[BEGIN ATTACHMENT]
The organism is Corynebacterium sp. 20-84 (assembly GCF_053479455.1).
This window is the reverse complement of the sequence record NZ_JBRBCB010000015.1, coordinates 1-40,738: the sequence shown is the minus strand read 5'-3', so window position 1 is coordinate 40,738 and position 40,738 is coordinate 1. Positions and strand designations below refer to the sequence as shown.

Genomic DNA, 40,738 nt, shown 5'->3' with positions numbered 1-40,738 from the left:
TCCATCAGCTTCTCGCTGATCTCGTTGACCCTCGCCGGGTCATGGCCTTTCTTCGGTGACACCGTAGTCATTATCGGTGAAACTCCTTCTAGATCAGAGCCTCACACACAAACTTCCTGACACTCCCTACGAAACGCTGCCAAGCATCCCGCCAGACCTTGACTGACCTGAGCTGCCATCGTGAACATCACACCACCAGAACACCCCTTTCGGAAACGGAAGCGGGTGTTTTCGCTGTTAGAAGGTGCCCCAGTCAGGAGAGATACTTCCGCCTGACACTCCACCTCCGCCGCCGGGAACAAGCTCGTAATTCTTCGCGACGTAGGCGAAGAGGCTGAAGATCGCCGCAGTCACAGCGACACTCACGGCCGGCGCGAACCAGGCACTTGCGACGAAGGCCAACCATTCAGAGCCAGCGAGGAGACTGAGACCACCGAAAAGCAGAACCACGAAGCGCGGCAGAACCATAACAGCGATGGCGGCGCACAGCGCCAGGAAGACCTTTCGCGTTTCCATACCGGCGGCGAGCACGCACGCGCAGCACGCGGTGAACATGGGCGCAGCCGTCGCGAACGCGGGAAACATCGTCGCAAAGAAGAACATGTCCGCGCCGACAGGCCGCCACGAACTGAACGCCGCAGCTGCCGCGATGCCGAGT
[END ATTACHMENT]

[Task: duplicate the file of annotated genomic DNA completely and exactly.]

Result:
The organism is Corynebacterium sp. 20-84 (assembly GCF_053479455.1).
This window is the reverse complement of the sequence record NZ_JBRBCB010000015.1, coordinates 1-40,738: the sequence shown is the minus strand read 5'-3', so window position 1 is coordinate 40,738 and position 40,738 is coordinate 1. Positions and strand designations below refer to the sequence as shown.

Genomic DNA, 40,738 nt, shown 5'->3' with positions numbered 1-40,738 from the left:
TCCATCAGCTTCTCGCTGATCTCGTTGACCCTCGCCGGGTCATGGCCTTTCTTCGGTGACACCGTAGTCATTATCGGTGAAACTCCTTCTAGATCAGAGCCTCACACACAAACTTCCTGACACTCCCTACGAAACGCTGCCAAGCATCCCGCCAGACCTTGACTGACCTGAGCTGCCATCGTGAACATCACACCACCAGAACACCCCTTTCGGAAACGGAAGCGGGTGTTTTCGCTGTTAGAAGGTGCCCCAGTCAGGAGAGATACTTCCGCCTGACACTCCACCTCCGCCGCCGGGAACAAGCTCGTAATTCTTCGCGACGTAGGCGAAGAGGCTGAAGATCGCCGCAGTCACAGCGACACTCACGGCCGGCGCGAACCAGGCACTTGCGACGAAGGCCAACCATTCAGAGCCAGCGAGGAGACTGAGACCACCGAAAAGCAGAACCACGAAGCGCGGCAGAACCATAACAGCGATGGCGGCGCACAGCGCCAGGAAGACCTTTCGCGTTTCCATACCGGCGGCGAGCACGCACGCGCAGCACGCGGTGAACATGGGCGCAGCCGTCGCGAACGCGGGAAACATCGTCGCAAAGAAGAACATGTCCGCGCCGACAGGCCGCCACGAACTGAACGCCGCAGCTGCCGCGATGCCGAGT